Mark Kenney, president and CEO of CAPRIET, said he couldn’t comment on the Brosnan’s specific situation due to privacy regulations, but said CAPRIET has policies of rent forgiveness in extenuating circumstances — adding additional care would be given in the case of a disability.

“We take all matters of eviction seriously. We have an active resident payment program as well as a rent forgiveness program where circumstances warrant,” he said. “Where payment plans are being fulfilled and there is good faith on both sides we do not evict. And when we have knowledge of disability we give even greater weight to the decision to evict.”

Sabrina provided a document to Daily Hive showing the full payment of February rent, partial payment of March rent, and the entire balance of April’s rent owed.

The mother and daughter’s story illustrates just how close homelessness can be as the Lower Mainland’s housing crisis worsens. The medical emergency and job loss come at the same time that Sabrina is trying to resolve a COVID-19 CERB dispute with the federal government, adding to the financial strain.

What’s more, the pair have been on BC Housing’s waiting list for a subsidized unit for 30 years now, and they can’t believe they’re facing homelessness after waiting so long. BC’s Ministry of Housing recommended the pair update their file with BC Housing to reflect their new and urgent situation.

“Allocation of subsidized housing in BC is based on needs and housing availability in the region, not length of time on a waitlist. How quickly a person receives an offer of accommodation is dependent on the needs of other applicants on the waitlist, and housing availability in the region,” the Ministry said.

Robert Patterson, a lawyer with BC’s Tenant Resource and Advisory Centre, told Daily Hive this eviction is an example of tenancy law working how it’s designed to.

“The way our tenancy laws are written, the thing that’s most protected and valued is the landlord’s ability to get rent in full and on time,” he said. “And the penalty for not doing that is incredibly harsh, and there’s no wiggle room.”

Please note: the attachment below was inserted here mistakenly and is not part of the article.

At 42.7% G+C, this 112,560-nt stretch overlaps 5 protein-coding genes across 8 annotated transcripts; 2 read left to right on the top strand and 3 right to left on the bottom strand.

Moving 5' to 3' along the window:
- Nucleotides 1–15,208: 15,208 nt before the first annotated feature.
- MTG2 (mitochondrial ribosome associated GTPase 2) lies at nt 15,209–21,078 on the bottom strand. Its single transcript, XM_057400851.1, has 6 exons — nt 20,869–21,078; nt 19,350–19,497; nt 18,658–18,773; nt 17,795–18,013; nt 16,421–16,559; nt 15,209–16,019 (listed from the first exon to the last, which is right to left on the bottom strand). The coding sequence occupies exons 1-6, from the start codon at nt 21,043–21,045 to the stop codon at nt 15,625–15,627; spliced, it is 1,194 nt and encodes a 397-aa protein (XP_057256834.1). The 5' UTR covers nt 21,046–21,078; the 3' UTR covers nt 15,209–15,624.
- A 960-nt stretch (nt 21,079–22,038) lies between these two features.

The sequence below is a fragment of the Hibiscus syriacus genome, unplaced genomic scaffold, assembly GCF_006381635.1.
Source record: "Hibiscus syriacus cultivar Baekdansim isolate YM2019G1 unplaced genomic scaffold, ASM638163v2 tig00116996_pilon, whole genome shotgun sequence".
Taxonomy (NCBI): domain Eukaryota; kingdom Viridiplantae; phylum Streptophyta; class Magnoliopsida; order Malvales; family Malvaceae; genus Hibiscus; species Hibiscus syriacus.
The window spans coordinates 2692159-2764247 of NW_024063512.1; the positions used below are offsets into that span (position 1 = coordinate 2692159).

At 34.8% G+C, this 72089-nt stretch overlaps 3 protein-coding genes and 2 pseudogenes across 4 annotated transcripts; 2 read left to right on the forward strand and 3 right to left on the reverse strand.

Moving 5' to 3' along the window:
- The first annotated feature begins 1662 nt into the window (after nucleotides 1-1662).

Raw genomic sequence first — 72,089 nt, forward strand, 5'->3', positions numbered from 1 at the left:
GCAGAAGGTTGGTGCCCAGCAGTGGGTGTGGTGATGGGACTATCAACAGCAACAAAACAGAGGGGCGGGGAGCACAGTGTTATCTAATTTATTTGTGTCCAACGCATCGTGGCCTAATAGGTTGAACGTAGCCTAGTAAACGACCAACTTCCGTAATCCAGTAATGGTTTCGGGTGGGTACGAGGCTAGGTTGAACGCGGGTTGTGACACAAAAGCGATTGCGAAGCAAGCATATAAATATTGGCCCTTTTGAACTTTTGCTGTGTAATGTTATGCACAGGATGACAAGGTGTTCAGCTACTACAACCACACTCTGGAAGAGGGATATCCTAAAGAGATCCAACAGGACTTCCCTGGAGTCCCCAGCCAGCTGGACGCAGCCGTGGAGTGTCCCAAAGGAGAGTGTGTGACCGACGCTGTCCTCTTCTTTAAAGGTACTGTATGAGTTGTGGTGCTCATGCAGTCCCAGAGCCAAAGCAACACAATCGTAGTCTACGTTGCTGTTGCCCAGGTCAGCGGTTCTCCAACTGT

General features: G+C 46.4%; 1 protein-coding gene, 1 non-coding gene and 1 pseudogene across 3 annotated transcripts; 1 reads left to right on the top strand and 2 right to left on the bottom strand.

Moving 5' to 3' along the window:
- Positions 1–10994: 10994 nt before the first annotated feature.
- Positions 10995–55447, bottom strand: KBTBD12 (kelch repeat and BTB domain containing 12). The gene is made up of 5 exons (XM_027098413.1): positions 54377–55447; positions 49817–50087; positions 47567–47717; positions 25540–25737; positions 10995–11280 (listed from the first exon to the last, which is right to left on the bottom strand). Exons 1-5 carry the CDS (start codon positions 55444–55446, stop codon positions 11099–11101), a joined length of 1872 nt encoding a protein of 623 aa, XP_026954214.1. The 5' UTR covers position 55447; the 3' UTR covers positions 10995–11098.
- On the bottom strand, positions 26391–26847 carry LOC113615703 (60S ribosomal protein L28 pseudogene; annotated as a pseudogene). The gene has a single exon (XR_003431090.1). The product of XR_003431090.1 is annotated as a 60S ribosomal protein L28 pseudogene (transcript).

Landlords can issue a 10-day eviction notice for rent non-payment, at which point tenants have five days to either pay the rent in full or dispute and argue they have paid and there’s been a mistake.

“If you actually owe it and you don’t pay it, you will be evicted,” Patterson said. “The arbitrator has no discretion. As long as there’s rent owing, they have to evict you.”

There are only two legal scenarios where tenants are allowed to not pay rent: if they’ve gotten an agreement from their landlord, or if they’ve had to pay out of pocket for emergency repairs to the unit and are deducting the cost of those repairs.

“There’s a profit incentive to ignore the human aspect of tenancy and just say ‘you know, I can get a bigger number by causing this person to lose their home in the middle of a housing crisis,’” Patterson said, referring to how rapidly rising rent prices mean getting a new tenant — rather than letting an existing tenant stay — will often lead to more revenue for the landlord.

As for CAPREIT sometimes forgiving rent, Patterson said it’s the first he’s heard of that from a corporate landlord.

“They’re certainly not required to offer it under the law. I can’t say for certain what a landlord offers — [but] it would certainly run contrary to how these large, financialized landlords operate for them to be forgiving,” he said. “The business practice is to maximize return.”